In 1848, barely a score of years ago, the stages that ran out of Albany were all gone, but the solitary line which occupied the route over the Cherry Valley turnpike, terminating at Syracuse, through in twenty-four hours, to accommodate such persons as halted at by-places, or were doubtful of their entire personal safety behind a locomotive. But the iron horse has at length reached Cherry Valley, and now, instead of a tedious ride of a whole day, jolting over bad roads, it is a pleasant trip of four hours, in which the sentimental traveler may ruminate recumbently on the rapidity of riding by rail, the satisfaction of scanning scenery summarily, and the jollity of journeying jauntily without jolting! It brings the savants of Albany to explore its fields and forests, its rocks and streams, and to open an acquaintance with its citizens, who have become by its instrumentality, as it were, next door neighbors."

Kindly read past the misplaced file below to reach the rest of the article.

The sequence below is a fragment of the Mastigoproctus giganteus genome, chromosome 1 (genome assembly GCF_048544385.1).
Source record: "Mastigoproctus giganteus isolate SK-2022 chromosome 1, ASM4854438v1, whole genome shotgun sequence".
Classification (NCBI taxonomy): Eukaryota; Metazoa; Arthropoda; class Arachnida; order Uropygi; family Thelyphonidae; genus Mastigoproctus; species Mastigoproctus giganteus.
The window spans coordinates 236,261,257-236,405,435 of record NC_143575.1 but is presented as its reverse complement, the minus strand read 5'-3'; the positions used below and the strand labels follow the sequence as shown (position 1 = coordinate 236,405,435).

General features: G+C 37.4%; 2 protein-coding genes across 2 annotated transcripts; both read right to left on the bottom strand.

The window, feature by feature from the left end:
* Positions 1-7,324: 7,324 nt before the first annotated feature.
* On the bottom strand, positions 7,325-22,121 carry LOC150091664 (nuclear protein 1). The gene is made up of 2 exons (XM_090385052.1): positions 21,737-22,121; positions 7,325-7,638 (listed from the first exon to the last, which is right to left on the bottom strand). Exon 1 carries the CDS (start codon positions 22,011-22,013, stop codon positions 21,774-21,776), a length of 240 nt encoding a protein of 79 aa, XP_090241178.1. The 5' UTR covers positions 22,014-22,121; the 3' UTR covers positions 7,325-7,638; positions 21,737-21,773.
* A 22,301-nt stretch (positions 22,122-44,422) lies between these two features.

(From: The Centennial History of the Town of Marcellus by Israel Parsons, M.D. Marcellus, 1878)
(From: The Centennial History of the Town of Marcellus by Israel Parsons, M.D. Marcellus, 1878)
(P. 26) Before the time of railroads, the running of stages formed quite an important business. These villages along the East and West road, were wonderfully enlivened day by day, by the arrival (P.27) and departure of he stage-coaches drawn by four horses.
As the states were descending these hills to enter the village, the drivers would make the valley reverberate with the music from their tin horns. They became amateurs in the art, and vied with each other in the use of the horn. Their object in blowing their horn was to notify the drivers at the stables to make ready their horses for a change; and the landlord that the meals might be in order for the passengers.